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The end of freshman year

RICHARD COCA/The Stanford Daily

As the sun sets on my freshman year, I can’t help but look back as well as look forward to what’s to come. Coming into my freshman year, I truly tried to possess an open mindset, and as this year begins to wrap up, I feel like that mentality has integrated itself into my personality.

The individual I was a year ago is starkly different from the student who got lost at New Student Orientation (NSO) in September — and it’s only the beginning. Freshman year was the year of getting lost, and quite frankly, I’d argue that getting lost and taking losses left and right is so much better than being guided down an already predetermined path. For me, that meant finding a new prospective major — I’m looking at you Human Biology — and it meant adopting a new life philosophy.

Freshman year is also supposed to be the year of exploration. It was this year that led me to pursue many extracurriculars that I would normally not have tried. I met so many great people this way. (I mean, my high school didn’t even have a newspaper.) I did things the old Richard couldn’t even do. I mean, I joined the band without knowing how to read music or playing an instrument before.

I also learned to live more in the present. I learned to be spontaneous to the point where people knew that if they invited me out to eat ice cream, I would do so in a heartbeat. I learned to be vulnerable, to take myself less seriously.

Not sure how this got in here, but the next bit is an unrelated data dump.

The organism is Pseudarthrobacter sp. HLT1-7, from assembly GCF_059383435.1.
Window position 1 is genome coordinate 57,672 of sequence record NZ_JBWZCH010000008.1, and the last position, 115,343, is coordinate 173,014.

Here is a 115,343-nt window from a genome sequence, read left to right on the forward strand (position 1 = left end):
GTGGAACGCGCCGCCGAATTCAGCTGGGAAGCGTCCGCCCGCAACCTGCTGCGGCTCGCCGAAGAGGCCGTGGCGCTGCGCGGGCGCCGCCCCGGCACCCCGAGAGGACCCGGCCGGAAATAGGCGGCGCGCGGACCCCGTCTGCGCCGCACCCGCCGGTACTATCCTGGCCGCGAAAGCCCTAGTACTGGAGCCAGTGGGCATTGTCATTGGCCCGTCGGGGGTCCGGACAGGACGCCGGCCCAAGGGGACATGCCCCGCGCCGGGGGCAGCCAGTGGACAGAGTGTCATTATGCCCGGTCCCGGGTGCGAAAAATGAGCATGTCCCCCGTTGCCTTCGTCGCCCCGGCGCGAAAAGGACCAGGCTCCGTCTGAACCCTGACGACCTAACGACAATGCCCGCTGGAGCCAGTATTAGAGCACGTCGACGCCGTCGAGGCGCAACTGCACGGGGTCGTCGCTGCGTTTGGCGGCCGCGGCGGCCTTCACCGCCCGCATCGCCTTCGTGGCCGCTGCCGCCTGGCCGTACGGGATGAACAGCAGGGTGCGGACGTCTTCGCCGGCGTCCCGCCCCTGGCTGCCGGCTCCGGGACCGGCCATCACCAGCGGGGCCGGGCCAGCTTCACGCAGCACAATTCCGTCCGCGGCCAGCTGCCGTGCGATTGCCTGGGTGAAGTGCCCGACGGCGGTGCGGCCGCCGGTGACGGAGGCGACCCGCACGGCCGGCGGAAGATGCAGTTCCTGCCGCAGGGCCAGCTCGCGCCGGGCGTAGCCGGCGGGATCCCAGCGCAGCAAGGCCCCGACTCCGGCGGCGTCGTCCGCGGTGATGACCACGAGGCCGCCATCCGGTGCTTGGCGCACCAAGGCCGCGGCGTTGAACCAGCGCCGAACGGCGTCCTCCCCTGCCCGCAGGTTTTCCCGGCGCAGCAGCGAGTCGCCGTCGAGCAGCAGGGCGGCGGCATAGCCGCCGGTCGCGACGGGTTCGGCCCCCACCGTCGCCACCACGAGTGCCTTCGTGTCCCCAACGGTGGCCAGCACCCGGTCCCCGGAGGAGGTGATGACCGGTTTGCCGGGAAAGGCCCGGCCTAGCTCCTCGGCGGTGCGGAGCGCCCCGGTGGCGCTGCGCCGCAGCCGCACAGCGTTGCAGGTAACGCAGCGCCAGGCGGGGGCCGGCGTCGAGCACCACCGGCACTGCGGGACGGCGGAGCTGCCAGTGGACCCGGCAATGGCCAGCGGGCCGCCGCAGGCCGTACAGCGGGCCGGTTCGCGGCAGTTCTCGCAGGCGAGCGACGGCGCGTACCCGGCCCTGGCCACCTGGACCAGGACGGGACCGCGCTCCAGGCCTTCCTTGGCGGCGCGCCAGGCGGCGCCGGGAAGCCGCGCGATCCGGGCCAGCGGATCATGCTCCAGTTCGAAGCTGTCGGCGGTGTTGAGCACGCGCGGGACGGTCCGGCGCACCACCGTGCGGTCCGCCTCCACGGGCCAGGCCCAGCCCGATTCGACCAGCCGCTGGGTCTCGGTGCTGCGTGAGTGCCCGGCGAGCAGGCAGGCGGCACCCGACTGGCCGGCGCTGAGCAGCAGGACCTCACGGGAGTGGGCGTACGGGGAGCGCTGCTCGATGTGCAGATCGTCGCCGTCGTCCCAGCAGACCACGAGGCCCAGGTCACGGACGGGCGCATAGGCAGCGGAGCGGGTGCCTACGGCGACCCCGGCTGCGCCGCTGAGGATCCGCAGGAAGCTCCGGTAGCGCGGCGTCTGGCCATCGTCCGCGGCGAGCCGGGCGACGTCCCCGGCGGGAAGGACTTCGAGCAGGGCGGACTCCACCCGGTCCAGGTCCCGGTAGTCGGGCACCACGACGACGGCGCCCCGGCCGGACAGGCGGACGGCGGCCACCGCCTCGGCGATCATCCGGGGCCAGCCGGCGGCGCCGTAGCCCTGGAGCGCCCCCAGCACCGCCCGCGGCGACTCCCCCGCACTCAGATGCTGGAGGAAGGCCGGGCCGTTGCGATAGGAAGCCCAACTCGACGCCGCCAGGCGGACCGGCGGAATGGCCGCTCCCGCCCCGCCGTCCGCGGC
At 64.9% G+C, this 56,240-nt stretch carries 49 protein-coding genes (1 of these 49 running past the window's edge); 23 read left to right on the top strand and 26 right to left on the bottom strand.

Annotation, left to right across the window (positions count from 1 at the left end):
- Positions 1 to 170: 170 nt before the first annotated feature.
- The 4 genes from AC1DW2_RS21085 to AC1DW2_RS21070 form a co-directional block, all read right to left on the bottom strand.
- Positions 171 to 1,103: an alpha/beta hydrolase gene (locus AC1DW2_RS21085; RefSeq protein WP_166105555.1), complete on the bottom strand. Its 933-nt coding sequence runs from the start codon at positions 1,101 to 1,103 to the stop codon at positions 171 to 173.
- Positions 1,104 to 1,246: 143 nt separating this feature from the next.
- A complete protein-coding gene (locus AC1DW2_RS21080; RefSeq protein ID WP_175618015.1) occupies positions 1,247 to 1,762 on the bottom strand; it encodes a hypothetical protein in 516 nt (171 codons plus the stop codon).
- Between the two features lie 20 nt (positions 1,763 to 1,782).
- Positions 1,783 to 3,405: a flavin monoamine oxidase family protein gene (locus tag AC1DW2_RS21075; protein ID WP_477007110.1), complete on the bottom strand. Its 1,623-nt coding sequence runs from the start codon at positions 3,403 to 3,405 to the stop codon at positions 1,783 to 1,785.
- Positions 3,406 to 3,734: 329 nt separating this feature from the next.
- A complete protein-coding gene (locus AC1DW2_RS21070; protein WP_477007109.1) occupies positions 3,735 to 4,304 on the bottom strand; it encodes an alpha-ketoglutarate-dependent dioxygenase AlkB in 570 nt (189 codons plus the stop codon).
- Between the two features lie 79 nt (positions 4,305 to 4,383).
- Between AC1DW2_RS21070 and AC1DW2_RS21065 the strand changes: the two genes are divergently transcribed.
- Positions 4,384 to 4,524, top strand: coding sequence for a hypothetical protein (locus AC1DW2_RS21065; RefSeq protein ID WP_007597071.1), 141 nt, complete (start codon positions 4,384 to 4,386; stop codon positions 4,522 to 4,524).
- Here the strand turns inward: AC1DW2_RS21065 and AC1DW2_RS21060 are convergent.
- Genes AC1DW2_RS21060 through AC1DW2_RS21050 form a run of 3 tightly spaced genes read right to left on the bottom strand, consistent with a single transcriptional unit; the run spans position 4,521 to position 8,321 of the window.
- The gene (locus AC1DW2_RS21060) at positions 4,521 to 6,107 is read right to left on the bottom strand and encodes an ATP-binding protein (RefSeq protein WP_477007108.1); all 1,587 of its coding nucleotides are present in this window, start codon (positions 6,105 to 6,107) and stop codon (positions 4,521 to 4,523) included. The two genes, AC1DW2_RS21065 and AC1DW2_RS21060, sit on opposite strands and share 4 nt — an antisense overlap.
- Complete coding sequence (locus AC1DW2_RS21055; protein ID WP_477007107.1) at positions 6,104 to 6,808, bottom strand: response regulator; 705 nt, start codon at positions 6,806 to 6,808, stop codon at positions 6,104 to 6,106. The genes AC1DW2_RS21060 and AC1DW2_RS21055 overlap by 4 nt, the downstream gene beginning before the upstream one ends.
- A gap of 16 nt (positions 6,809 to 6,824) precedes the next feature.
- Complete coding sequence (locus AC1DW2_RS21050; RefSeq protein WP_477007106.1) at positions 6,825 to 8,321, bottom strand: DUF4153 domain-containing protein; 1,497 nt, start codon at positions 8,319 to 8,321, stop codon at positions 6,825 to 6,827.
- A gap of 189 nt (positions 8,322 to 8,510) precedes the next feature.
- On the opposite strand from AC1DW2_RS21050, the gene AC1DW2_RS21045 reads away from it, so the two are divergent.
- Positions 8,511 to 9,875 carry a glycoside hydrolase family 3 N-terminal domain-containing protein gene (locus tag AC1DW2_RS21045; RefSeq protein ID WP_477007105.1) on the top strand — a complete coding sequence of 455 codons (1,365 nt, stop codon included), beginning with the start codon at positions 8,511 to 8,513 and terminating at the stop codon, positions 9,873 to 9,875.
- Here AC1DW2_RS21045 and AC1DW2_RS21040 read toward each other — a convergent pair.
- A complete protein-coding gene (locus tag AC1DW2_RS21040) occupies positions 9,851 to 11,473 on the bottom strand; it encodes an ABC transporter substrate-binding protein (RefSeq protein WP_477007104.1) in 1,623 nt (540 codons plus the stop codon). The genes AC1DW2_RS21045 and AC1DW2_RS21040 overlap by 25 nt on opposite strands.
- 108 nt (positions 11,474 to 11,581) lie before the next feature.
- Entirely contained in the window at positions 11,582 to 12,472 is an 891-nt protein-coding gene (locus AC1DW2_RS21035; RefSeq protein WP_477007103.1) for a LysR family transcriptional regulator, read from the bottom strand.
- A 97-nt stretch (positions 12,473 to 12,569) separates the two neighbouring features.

I learned that I can do some pretty cool things when I set my mind on something. I learned that being an unofficial tour guide gives me life and continuously inspires me to look at Stanford from a different perspective.

I learned that singing Beyonce walking down Palm Drive at 11 p.m. is good for the soul. I learned that fountain hopping every day guarantees a smile at least once. I learned that complimenting someone really makes you feel good. I learned to become more of a hugger. I learned all of this outside of the classroom, and if I’m being honest, I also learned a lot inside.

Academically, yes, I struggled. But then again, I also learned how I best study. I learned what I love to study, and I also learned what I love to listen to. I now know how to best engage in a lecture. I now know how to do my readings and watch Netflix. I learned how to balance most of the things I have on my plate. I learned a lot.

I don’t want this growth to end freshman year. I want next year to continue to be a year of exploration, because I don’t want to get off this hedonic treadmill. I don’t want to know the sophomore slump. I want to continue down this path — getting lost every now and then — until I graduate.

Hopefully, I’ll continue to do all of this and more. Hopefully, you’ll stick around, too, dear reader, and join me on this journey.

Contact Richard Coca at richcoca ‘at’ stanford.edu.

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Richard Coca

Richard Coca

A dark horse and a work horse, Richard strives towards bettering himself and helping others on the way. He understands that perfection is a process, and one that isn't necessarily easy. He currently plans to major in biology and maybe minor in Twitter. Contact him at richcoca 'at' stanford.edu.